Do Handmade Soaps Need to Cure?
Handmade soaps need to cure for approximately six weeks in a low-humidity environment with good air circulation and minimal exposure to sunlight.
Two of the main benefits of curing handmade soap: gentler soap and better lather. As the soap ages, it becomes milder and the lather becomes more abundant.
Also, curing makes handmade soap harder, slower to dissolve in the shower and less likely to suffer damage during shipping or transportation. After cutting the soap into bars, it is placed in a dry, well-ventilated area so that water can evaporate out of the bars. Curing handmade soaps takes a minimum of four weeks, but 6-8 weeks makes the soap even harder.
During the first few days of curing, the soap is too harsh to use. This is because the lye is still reacting with the oils to form soap. This chemical reaction can be sped up by cooking the soap on the stove or in a crockpot, but since some of the water evaporates during cooking, the resulting soap is very thick and more difficult to work with, making a more rustic-looking bar. The method of cooking the soap is called “hot-processed” and the method that I use of letting the reaction occur at its own pace is called “cold-processed.” Both processes of soapmaking benefit from a cure time of at least several weeks.
There's also another quicker method of soapmaking that I sometimes use when someone needs soap very quickly. It involves taking a special pre-made soap base that has already been cured and slowly melting it. Because this special soap contains extra glycerin, it can be scented, colored and poured into a mold with ease. Some people refer to this method as melt-and-pour, others simply call them glycerin soaps due to the additional glycerin. These soaps need to be fully wrapped in plastic wrap since the extra glycerin attracts moisture from the air and causes the soap to look like it is sweating.
One thing to note with cold-processed soap is that the scent will smell a bit different than in glycerin soaps. This is due to the natural chemical reaction (called saponification) taking place to turn the oils into soap. Fragrances made for cold-processed soap smell better after saponification, but tend to smell a bit chemically in melt-and-pour soaps. Fragrances made for melt-and-pour soaps can smell too light in cold-processed or even disappear completely.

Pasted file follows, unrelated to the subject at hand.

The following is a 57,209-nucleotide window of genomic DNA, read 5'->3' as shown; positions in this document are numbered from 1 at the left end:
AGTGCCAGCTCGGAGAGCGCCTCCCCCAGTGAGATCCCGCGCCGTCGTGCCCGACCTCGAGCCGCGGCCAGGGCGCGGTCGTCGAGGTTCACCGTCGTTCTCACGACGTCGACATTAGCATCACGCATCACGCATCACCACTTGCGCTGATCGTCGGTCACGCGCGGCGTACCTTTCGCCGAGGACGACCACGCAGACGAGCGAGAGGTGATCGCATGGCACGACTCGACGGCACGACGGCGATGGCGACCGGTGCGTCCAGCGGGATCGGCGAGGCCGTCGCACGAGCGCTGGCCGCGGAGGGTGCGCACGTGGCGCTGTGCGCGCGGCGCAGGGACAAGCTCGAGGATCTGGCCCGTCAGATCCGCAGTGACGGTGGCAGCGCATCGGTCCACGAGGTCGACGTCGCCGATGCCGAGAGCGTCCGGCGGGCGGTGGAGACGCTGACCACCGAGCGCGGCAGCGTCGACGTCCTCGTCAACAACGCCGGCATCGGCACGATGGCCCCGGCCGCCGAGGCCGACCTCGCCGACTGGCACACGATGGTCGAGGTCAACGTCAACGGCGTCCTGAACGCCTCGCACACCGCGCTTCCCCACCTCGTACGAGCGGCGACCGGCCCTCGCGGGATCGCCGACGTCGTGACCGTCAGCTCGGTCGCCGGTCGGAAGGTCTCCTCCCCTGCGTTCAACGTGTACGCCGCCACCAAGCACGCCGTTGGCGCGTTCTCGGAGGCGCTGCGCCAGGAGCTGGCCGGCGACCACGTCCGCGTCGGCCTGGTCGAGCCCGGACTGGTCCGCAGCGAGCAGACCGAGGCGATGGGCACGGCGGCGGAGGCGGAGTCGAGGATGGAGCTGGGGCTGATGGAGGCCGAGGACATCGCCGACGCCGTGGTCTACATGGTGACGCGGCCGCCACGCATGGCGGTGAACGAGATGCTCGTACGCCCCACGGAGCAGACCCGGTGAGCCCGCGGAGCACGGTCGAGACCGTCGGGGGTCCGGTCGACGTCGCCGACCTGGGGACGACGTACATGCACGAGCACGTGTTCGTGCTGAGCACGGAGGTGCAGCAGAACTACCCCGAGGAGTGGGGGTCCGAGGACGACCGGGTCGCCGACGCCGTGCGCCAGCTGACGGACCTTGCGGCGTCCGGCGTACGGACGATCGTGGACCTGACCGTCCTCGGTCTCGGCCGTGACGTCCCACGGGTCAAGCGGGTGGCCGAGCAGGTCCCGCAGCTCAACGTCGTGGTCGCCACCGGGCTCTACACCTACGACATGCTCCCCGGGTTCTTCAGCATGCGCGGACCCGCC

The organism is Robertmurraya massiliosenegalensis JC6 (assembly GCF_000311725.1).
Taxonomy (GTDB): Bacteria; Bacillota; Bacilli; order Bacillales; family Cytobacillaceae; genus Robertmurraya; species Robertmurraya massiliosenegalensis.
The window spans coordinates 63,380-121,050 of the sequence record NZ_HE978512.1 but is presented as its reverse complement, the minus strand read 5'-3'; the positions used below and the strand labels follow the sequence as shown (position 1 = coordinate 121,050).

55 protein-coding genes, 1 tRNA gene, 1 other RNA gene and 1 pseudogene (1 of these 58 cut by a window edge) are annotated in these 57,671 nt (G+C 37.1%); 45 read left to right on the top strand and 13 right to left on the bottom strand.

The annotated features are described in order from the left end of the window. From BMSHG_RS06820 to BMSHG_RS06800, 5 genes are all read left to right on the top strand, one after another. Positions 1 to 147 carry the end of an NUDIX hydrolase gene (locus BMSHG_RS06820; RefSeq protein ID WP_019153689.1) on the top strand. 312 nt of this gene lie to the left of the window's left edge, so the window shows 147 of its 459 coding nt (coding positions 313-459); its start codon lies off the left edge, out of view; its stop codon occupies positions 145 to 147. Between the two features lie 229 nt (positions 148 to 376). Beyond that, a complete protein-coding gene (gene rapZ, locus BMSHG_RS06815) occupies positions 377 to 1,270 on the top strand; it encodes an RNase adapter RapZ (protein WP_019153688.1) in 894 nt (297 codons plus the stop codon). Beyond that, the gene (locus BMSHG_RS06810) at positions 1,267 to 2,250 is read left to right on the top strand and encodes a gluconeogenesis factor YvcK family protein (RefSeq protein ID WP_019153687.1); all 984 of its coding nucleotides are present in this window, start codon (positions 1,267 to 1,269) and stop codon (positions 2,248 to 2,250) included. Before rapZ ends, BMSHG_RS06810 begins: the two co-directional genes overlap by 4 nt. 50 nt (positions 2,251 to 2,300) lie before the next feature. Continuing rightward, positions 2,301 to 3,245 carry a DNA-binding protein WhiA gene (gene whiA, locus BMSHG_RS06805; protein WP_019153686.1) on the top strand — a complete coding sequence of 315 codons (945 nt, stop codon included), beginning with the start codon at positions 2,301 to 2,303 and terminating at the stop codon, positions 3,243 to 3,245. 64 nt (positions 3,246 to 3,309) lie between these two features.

What soapmaking method is the best?
If you want a fancy swirl or cool design, cold-processed is the best. But you'll have to wait 4-6 weeks for the soap to finish curing.
If you want a solid colored soap in an intricate mold, melt-and-pour is the best. But you'll have to live with the soap being fully wrapped in plastic until it's ready to use. Also, melt and pour soaps have been pre-cured, so the turnaround time is much faster.
While some argue that hot-process handmade soaps do not need to cure for more than 2 weeks, the additional water required for this method takes longer to evaporate, which basically cancels out the benefit of "cooking" the soap to speed up saponification.
While I have made soap using all three methods: hot-processed, cold-processed, and melt-and-pour, I generally stick to cold-process because of its flexibility with various designs. Swirls look very different in each type of soap because the fluidity of the soap is different at the pouring stage. Also, some natural additives, like goat milk or beer, need to be added before saponification so that they will not spoil in the soap.
When I share soaps on Facebook or add listings to my site, I generally wait until the soaps are fully cured to share them, partly because I don't want to damage the softer soaps by the extra handling required to photograph them. Lately, though, I have considered adding a section to my site called “On the Curing Rack.” If that's something you'd enjoy seeing, let me know in the comments!